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State's timber harvest values decline in 2006
MISSISSIPPI STATE -- Hurricane-damaged trees that flooded the market and drove prices down are the primary cause for an expected 9.6 percent decline in Mississippi's timber harvest value.
Marc Measells, a research and Extension associate with Mississippi State University's Department of Forestry, recently predicted the state's timber harvest value at $1.3 billion in 2006, compared to $1.45 billion the previous year. He based his estimate on timber severance tax collections and timber prices through October.
2006 was a striking contrast to 2005 when the state's No. 2 agricultural commodity's value increased almost 16 percent from the previous year. Forestry ranks just behind poultry with an estimate value of almost $2 billion.
“The decreased value for 2006 is a result of the decline in prices for all products. Average prices for pine sawtimber dropped by 6.3 percent through October,” Measells said. “Mixed hardwood sawtimber declined by almost 10 percent, while oak sawtimber declined by almost 14 percent. Pine pulpwood prices have declined more than 9 percent and hardwood pulpwood prices declined 18.6 percent for the year.”
Measells said Hurricane Katrina interrupted lumber production and disrupted timber markets, especially in south Mississippi, in 2005. When harvest resumed, many landowners worked quickly to sell damaged trees before they lost more quality, thus dumping a large amount of poor quality trees on the market.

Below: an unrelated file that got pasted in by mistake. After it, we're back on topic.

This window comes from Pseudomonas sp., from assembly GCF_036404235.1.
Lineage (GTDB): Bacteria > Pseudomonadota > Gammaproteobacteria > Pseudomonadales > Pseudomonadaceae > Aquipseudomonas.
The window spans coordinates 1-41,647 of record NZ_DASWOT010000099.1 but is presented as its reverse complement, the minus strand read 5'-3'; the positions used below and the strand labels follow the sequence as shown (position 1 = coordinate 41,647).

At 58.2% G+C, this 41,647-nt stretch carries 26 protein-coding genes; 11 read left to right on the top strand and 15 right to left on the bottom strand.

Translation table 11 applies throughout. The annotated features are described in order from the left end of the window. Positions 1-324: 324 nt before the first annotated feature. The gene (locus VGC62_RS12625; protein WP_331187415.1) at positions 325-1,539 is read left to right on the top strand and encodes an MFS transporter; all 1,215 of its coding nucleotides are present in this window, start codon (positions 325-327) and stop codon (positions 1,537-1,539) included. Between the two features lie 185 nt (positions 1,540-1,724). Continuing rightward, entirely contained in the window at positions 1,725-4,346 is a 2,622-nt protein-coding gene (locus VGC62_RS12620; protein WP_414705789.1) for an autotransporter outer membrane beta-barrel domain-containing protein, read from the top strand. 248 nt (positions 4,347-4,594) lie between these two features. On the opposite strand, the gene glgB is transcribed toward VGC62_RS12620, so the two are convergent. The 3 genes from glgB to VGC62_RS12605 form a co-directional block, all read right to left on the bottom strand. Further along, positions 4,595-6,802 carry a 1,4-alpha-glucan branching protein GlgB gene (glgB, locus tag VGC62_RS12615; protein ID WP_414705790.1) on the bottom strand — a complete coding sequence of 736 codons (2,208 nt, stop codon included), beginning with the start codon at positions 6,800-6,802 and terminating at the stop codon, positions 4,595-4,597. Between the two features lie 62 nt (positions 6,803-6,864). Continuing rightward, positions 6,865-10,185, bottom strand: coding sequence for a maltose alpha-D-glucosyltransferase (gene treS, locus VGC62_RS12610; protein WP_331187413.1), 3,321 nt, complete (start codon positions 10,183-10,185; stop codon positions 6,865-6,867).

“As a result, the standing and delivered timber prices have fallen significantly across the state in 2006,” he said. “Other factors contributing to the declining prices included rising imports and energy costs as well as the declining residential housing market.”
Glenn Hughes, Extension forestry professor in south Mississippi, said the housing market historically has a significant influence on timber prices. That continues to be true despite increased use of imported wood, primarily from Canada.
“Most of the wood produced in Mississippi remains in the South, and much of it is used for residential purposes,” Hughes said. “That means housing has a huge impact on our market and therefore on timber prices.”
Hughes said single-family home sales in the South declined 4 percent to almost 13 percent in the first three quarters of 2006, compared to the same quarter in 2005. Building permits for new, privately owned housing for October were 24 percent below the previous October. Privately owned housing starts for the same month were 32 percent below October 2005.
“Additionally, many of the log decks that were established after Katrina are still full of sawtimber-sized wood. The large supply of wood and poor building demand does not bode well for the timber market until the later half of 2007,” Hughes said. “That will be when rebuilding in Katrina-damaged areas should pick up its pace and increase the demand for forest products.”
Hughes also said that as more attention turns to reforestation of Katrina-damaged areas, landowners should get seedling orders in early or risk not being able to get trees.